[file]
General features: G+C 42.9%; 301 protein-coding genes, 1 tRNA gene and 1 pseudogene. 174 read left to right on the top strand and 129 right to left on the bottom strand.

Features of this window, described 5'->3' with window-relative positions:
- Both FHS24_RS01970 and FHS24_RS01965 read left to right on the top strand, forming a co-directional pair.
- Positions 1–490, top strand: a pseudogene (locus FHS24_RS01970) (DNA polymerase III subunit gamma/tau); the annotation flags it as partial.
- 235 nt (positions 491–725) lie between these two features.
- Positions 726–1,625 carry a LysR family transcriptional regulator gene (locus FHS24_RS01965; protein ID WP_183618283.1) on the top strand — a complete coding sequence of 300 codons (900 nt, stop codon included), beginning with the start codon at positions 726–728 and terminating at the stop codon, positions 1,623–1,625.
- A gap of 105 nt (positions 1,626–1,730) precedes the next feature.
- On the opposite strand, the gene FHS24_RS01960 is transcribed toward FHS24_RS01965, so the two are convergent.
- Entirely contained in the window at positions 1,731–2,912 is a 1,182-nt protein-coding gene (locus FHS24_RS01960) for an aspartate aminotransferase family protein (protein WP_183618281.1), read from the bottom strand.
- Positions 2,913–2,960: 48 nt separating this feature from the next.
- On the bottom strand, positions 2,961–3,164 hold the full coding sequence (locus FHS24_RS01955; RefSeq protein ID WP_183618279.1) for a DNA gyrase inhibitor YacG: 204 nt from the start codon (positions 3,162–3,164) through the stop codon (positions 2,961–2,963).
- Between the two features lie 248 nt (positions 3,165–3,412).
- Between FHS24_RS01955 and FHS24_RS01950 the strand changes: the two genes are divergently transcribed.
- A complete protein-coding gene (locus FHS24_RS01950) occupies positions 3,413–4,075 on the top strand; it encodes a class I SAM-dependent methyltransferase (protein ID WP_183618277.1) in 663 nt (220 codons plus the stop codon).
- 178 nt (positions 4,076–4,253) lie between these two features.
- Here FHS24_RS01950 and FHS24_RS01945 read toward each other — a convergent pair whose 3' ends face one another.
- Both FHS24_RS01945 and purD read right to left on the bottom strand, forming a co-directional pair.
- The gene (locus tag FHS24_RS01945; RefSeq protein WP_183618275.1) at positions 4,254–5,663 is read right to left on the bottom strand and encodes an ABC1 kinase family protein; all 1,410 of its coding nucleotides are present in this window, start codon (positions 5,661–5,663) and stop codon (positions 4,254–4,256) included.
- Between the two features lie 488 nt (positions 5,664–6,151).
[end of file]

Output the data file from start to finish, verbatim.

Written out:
General features: G+C 42.9%; 301 protein-coding genes, 1 tRNA gene and 1 pseudogene. 174 read left to right on the top strand and 129 right to left on the bottom strand.

Features of this window, described 5'->3' with window-relative positions:
- Both FHS24_RS01970 and FHS24_RS01965 read left to right on the top strand, forming a co-directional pair.
- Positions 1–490, top strand: a pseudogene (locus FHS24_RS01970) (DNA polymerase III subunit gamma/tau); the annotation flags it as partial.
- 235 nt (positions 491–725) lie between these two features.
- Positions 726–1,625 carry a LysR family transcriptional regulator gene (locus FHS24_RS01965; protein ID WP_183618283.1) on the top strand — a complete coding sequence of 300 codons (900 nt, stop codon included), beginning with the start codon at positions 726–728 and terminating at the stop codon, positions 1,623–1,625.
- A gap of 105 nt (positions 1,626–1,730) precedes the next feature.
- On the opposite strand, the gene FHS24_RS01960 is transcribed toward FHS24_RS01965, so the two are convergent.
- Entirely contained in the window at positions 1,731–2,912 is a 1,182-nt protein-coding gene (locus FHS24_RS01960) for an aspartate aminotransferase family protein (protein WP_183618281.1), read from the bottom strand.
- Positions 2,913–2,960: 48 nt separating this feature from the next.
- On the bottom strand, positions 2,961–3,164 hold the full coding sequence (locus FHS24_RS01955; RefSeq protein ID WP_183618279.1) for a DNA gyrase inhibitor YacG: 204 nt from the start codon (positions 3,162–3,164) through the stop codon (positions 2,961–2,963).
- Between the two features lie 248 nt (positions 3,165–3,412).
- Between FHS24_RS01955 and FHS24_RS01950 the strand changes: the two genes are divergently transcribed.
- A complete protein-coding gene (locus FHS24_RS01950) occupies positions 3,413–4,075 on the top strand; it encodes a class I SAM-dependent methyltransferase (protein ID WP_183618277.1) in 663 nt (220 codons plus the stop codon).
- 178 nt (positions 4,076–4,253) lie between these two features.
- Here FHS24_RS01950 and FHS24_RS01945 read toward each other — a convergent pair whose 3' ends face one another.
- Both FHS24_RS01945 and purD read right to left on the bottom strand, forming a co-directional pair.
- The gene (locus tag FHS24_RS01945; RefSeq protein WP_183618275.1) at positions 4,254–5,663 is read right to left on the bottom strand and encodes an ABC1 kinase family protein; all 1,410 of its coding nucleotides are present in this window, start codon (positions 5,661–5,663) and stop codon (positions 4,254–4,256) included.
- Between the two features lie 488 nt (positions 5,664–6,151).